There are many free sample size and/or power “calculators” available on the internet, aimed at assisting researchers in planning the number of subjects to include in studies. Not all are of equal quality, and before deciding to rely on one of these free calculators, be sure of what you’re getting.

**What to look for:**

**Statistical method(s) stated clearly:** Using information provided on the sample size calculator website, you should be able to determine what statistical method(s) form the basis for the sample size/power calculations provided. This is essential information. The statistical methods used for estimating the sample size/power must match the researcher’s planned statistical methods for analysing the study data at the time of study completion.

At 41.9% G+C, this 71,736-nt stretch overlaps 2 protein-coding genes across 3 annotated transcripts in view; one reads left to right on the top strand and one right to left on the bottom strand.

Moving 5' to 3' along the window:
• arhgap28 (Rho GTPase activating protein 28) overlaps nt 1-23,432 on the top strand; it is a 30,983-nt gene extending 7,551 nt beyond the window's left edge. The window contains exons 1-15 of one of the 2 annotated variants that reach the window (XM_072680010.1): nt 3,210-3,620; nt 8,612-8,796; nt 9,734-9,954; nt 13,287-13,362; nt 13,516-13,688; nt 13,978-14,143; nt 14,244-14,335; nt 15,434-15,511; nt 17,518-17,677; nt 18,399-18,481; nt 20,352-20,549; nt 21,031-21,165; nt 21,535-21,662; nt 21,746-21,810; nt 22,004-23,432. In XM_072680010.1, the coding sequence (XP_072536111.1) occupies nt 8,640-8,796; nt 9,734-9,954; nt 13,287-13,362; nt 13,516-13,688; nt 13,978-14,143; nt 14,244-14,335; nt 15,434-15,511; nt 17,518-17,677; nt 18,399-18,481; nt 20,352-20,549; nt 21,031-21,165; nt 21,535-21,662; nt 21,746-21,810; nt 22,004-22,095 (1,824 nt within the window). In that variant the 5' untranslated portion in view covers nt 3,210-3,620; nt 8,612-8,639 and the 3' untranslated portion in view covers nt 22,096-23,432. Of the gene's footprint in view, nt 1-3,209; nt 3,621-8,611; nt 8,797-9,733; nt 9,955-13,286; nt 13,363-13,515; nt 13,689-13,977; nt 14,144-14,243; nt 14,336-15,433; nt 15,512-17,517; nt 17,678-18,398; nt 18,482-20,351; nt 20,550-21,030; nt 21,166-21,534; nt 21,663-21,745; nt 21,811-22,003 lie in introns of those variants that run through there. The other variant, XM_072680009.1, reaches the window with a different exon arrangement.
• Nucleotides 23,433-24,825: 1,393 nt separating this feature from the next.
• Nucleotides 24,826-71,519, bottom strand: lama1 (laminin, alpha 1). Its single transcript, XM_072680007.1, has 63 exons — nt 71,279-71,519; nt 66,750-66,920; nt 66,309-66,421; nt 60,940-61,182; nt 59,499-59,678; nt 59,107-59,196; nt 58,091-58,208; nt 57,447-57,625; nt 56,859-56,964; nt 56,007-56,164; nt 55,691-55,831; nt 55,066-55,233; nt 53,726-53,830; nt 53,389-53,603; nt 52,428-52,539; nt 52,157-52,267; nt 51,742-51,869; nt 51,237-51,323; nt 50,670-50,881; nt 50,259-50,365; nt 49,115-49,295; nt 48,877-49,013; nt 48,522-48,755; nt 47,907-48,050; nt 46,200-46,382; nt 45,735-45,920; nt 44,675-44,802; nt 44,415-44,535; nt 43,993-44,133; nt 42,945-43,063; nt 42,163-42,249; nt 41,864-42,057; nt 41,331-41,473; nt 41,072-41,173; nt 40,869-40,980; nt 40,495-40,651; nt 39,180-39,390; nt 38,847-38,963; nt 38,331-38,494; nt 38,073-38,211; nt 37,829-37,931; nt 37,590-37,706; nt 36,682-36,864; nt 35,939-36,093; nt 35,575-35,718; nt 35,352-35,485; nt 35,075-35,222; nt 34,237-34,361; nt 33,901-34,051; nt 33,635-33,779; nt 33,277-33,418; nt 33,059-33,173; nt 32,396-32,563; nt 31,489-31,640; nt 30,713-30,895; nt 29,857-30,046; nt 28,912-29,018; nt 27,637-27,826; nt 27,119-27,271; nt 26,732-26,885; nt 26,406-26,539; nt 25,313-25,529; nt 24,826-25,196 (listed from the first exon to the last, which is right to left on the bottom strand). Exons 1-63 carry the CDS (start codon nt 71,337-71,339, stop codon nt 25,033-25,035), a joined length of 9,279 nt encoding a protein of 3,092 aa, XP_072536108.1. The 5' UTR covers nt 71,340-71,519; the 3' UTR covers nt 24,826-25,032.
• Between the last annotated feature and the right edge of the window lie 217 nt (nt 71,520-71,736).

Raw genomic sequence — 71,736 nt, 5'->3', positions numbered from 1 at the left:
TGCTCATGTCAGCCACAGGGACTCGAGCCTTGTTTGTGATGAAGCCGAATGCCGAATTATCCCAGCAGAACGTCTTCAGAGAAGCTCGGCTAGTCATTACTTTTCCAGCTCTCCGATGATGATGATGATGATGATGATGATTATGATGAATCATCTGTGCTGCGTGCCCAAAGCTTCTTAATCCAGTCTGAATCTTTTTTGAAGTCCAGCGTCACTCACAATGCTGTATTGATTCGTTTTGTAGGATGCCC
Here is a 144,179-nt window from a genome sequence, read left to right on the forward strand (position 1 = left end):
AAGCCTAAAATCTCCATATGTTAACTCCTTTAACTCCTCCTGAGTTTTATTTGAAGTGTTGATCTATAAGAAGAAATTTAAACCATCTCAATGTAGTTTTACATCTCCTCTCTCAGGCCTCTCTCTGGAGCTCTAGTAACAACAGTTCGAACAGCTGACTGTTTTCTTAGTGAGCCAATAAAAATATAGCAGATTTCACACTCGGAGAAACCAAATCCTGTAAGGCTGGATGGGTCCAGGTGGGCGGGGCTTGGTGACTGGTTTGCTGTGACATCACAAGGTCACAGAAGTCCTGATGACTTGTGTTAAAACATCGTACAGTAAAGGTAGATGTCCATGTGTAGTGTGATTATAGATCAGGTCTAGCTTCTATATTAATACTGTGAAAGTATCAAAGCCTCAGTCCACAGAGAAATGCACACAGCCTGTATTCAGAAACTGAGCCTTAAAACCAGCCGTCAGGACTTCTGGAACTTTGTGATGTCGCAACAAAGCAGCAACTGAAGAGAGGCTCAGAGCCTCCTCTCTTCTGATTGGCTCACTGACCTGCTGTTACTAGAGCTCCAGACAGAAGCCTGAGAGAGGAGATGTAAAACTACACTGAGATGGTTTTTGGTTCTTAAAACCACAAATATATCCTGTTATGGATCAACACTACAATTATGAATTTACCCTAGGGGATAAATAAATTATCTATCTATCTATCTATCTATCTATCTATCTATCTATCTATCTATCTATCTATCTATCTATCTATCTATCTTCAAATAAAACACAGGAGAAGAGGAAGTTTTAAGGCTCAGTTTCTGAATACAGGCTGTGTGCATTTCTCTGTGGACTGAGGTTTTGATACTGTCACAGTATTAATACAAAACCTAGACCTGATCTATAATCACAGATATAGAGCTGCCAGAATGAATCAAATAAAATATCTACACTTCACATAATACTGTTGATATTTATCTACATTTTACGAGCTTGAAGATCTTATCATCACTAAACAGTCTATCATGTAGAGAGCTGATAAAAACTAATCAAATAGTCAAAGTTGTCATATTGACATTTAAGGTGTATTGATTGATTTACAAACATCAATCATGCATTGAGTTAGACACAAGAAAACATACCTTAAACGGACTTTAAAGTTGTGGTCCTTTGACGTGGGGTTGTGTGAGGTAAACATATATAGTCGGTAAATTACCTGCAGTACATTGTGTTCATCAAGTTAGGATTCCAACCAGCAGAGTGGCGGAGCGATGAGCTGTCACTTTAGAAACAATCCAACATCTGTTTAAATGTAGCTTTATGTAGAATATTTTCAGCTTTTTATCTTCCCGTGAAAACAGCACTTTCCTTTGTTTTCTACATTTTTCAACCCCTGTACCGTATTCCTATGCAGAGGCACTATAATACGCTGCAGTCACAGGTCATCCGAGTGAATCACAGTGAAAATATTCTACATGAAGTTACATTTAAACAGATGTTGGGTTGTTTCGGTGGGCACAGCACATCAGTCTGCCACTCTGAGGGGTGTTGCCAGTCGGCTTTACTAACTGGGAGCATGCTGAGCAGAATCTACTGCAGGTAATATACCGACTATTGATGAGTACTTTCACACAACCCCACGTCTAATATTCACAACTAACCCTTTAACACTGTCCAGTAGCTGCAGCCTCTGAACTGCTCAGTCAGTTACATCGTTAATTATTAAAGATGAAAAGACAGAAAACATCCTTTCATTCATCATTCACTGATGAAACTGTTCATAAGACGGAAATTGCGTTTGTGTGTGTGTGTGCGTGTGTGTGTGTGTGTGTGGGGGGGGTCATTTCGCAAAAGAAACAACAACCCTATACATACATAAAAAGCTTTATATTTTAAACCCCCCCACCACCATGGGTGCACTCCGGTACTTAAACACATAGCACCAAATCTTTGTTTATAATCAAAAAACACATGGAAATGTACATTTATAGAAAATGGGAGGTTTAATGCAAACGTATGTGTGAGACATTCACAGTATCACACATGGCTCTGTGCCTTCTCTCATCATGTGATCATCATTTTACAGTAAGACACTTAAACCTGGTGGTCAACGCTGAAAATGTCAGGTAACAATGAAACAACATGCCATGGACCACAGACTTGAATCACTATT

**Reference provided:** Ensure that the website provides a trusted, published reference for the statistical methods used to calculate sample size/power. Peer-reviewed journal articles are usually reliable sources of information, as are statistical encyclopaedias.

**Assumptions:** In addition to knowing what statistical method(s) are being used, it’s important to be aware of assumptions necessary for the methods to be appropriate. For example, is it necessary to assume a normal distribution? equal variances across groups? other conditions?

**Has the calculator been validated:** Does the calculator website describe what steps were taken to ensure that the sample size/power calculator actually does what it’s supposed to do? If not, contact the website owner to get an answer to this question.